Friday, June 17, 2011

Bill Aims to Save Shelter Animals by Stephen Geffon - Queens Chronicle

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Queens organizations have thrown support behind state legislation that would permit rescue groups to recover animals that are scheduled to be killed at shelters, saying it would help to save many adoptable pets set to be euthanized in the borough and throughout the state.

State Assemblyman Micah Kellner (D-Manhattan) recently proposed the Companion Animal Access and Rescue Act, an identical version of which is being sponsored by state Sen. Joseph Robach (R-Rochester), which he said would allow groups to find homes for animals set to be killed. Current law only allows individuals, not groups, to save the animals.

“We wholeheartedly support Assemblyman Kellner’s bill,” said Nancy Fahnestock, treasurer of CSM Stray Foundation, a Kew Gardens-based animal protection group. “This would save so many adoptable animals that are now being euthanized. In addition it would put a checks and balance system to assure that shelters are humanely treating animals by allowing rescue groups open access in visitations to select animals for adoption. This is a great step in the right direction,”

Kellner said there are now tens of thousands of animals in shelters statewide, many of which are healthy and well behaved.

“Unfortunately, shelters oftentimes don’t have the room or resources to care for these or other animals,” Kellner said. “Even worse, current law does not protect or grant access to the qualified rescue groups that are working to save these loving and loyal animals.”

A statewide survey found that 71 percent of all New York rescue groups have been turned away by a shelter, which then killed the animals they offered to save.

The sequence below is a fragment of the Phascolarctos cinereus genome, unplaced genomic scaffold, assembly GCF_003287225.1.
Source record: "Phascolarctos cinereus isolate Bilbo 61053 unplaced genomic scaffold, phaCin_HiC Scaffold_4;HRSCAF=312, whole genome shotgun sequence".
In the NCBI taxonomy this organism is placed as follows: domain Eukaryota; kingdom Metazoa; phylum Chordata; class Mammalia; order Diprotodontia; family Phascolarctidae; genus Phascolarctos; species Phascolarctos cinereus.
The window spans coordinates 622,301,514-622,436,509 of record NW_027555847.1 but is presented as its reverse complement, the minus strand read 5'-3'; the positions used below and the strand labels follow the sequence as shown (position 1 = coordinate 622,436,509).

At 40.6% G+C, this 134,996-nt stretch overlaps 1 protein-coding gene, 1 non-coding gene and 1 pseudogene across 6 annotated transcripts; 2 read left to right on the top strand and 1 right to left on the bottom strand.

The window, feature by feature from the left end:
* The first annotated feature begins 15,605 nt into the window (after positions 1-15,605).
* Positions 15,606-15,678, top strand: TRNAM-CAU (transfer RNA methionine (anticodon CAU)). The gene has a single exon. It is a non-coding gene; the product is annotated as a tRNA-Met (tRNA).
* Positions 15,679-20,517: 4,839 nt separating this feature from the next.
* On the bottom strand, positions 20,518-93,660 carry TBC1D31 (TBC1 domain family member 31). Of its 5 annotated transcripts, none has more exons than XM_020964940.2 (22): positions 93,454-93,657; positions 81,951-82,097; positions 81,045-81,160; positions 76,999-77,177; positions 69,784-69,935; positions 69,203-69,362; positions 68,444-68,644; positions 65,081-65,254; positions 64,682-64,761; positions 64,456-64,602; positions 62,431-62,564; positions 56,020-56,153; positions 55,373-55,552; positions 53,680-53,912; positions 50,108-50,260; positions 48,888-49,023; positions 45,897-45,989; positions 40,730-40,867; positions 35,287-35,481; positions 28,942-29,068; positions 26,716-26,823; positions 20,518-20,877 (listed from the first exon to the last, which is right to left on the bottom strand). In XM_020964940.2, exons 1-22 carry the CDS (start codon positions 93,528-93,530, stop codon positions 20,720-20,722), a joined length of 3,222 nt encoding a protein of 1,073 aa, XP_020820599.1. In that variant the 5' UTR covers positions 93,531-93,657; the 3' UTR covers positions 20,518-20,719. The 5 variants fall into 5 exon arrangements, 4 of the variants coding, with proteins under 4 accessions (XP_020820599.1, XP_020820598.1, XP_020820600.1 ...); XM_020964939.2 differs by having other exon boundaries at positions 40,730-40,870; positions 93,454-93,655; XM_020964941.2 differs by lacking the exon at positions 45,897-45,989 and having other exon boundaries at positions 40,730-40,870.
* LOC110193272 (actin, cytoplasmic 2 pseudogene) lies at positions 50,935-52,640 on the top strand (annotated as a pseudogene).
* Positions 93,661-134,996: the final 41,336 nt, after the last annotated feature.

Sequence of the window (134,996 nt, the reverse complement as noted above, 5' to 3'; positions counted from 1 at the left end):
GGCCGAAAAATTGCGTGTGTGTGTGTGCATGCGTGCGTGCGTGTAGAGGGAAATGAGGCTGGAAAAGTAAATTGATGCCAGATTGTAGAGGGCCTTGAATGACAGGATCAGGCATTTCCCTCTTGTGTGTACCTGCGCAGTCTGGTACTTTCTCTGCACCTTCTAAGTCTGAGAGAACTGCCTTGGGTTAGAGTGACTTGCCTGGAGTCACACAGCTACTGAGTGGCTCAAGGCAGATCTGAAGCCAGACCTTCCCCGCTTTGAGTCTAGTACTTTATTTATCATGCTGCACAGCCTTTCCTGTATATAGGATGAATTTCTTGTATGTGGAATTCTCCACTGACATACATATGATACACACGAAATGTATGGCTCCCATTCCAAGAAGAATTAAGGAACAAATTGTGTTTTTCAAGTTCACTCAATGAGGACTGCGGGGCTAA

“When a humane organization volunteers to take these animals, they should not be denied,” Kellner said.

The act also sets qualifications and guidelines for both shelters and rescue groups.

“Outlining the responsibilities of those who work directly with the animals will help ensure that the animals receive the proper care,” said Kellner. “These provisions ensure that animals are given fresh food and water on a daily basis, exercise and socialization with other animals, clean living environments and prompt veterinary care.”

To ensure compliance, routine inspections of the facilities would be mandated.

Kellner’s bill was named in memory of Oreo, a pit bull mix, who, in June, 2009 survived being thrown off a six-story building in Brooklyn, from which she suffered two broken legs, a cracked rib and severe internal injuries. Her owner was arrested on cruelty charges, and the American Society for the Prevention of Cruelty to Animals took her in and brought her back to good physical health.

But that November, the ASPCA announced that Oreo was untreatably aggressive and that she would be euthanized. A nonprofit animal rescue group, Pets Alive Animal Sanctuary, offered to take her in, but the request was refused and Oreo was put down. The ASPCA and the Humane Society have not taken a stance on this bill.

CAARA is supported by a number of animal welfare groups, including Best Friends Animal Society, Alley Cat Allies, the No-Kill Advocacy Center and the League of Humane Voters of New York.